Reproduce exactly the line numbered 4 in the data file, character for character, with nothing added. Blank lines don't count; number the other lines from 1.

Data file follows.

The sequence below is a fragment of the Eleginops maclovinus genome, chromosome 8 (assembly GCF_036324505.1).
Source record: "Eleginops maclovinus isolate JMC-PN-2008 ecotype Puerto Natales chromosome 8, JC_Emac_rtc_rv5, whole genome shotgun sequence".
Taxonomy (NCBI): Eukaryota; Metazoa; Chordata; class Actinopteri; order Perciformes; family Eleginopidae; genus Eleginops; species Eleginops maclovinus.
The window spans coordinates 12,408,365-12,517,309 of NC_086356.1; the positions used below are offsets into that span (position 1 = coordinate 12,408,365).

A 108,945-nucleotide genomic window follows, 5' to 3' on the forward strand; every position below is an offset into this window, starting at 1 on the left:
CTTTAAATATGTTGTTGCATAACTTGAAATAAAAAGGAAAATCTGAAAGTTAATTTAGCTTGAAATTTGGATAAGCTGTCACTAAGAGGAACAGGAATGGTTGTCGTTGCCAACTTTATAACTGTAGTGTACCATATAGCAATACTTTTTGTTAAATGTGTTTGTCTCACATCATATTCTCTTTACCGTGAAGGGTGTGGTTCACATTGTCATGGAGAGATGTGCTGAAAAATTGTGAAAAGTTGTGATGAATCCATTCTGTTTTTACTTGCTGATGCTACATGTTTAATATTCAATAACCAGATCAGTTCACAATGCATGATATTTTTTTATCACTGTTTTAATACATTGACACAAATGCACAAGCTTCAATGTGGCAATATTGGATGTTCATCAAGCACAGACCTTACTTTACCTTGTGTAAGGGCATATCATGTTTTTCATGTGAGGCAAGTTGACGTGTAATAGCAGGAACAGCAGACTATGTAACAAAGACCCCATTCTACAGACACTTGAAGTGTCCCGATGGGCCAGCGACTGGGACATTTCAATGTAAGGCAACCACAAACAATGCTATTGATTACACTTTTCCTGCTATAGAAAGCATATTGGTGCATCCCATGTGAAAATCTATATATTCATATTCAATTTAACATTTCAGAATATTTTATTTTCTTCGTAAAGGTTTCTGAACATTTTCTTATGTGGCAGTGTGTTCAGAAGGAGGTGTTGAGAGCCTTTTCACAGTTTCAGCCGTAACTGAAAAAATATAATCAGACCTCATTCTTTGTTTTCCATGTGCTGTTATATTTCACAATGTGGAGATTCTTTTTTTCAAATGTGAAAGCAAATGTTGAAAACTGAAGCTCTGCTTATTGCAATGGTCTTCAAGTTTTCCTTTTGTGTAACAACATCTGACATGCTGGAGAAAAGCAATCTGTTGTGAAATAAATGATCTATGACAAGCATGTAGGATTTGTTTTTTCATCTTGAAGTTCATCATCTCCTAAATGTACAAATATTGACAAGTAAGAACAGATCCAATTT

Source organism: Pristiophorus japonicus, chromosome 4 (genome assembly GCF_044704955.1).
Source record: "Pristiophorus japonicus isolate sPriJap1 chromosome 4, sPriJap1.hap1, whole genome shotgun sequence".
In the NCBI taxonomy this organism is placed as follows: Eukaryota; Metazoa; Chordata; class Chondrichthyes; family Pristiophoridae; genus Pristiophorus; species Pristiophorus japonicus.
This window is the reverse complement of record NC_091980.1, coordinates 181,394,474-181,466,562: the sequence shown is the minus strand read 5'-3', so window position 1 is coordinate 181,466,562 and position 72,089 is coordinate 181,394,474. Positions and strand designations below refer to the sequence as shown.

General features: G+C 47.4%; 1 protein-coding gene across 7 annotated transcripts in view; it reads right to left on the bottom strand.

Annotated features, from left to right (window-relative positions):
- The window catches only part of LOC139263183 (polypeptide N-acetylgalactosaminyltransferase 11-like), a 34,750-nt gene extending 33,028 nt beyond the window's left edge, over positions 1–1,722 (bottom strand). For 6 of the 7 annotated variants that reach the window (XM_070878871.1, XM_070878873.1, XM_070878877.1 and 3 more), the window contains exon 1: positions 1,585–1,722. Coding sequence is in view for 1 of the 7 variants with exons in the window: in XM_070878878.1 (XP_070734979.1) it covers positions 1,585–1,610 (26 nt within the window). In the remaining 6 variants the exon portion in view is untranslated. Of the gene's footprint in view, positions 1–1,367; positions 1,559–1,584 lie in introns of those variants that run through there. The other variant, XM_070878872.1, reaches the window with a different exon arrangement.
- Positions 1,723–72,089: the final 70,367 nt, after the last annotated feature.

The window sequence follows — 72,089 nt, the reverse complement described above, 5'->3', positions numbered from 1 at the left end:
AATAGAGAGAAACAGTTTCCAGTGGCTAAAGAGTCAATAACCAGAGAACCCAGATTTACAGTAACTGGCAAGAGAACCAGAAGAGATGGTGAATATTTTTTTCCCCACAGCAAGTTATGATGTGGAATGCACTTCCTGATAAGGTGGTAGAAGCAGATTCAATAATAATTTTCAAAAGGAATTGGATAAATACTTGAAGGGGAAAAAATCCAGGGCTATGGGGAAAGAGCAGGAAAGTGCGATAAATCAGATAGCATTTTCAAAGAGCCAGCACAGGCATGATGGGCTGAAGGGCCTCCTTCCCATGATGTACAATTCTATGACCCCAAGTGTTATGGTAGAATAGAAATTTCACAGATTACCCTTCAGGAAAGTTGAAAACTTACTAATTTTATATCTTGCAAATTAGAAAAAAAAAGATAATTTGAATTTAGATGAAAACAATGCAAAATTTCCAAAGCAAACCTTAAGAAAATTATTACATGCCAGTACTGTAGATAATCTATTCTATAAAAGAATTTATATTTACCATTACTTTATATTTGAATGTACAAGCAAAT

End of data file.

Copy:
The window spans coordinates 12,408,365-12,517,309 of NC_086356.1; the positions used below are offsets into that span (position 1 = coordinate 12,408,365).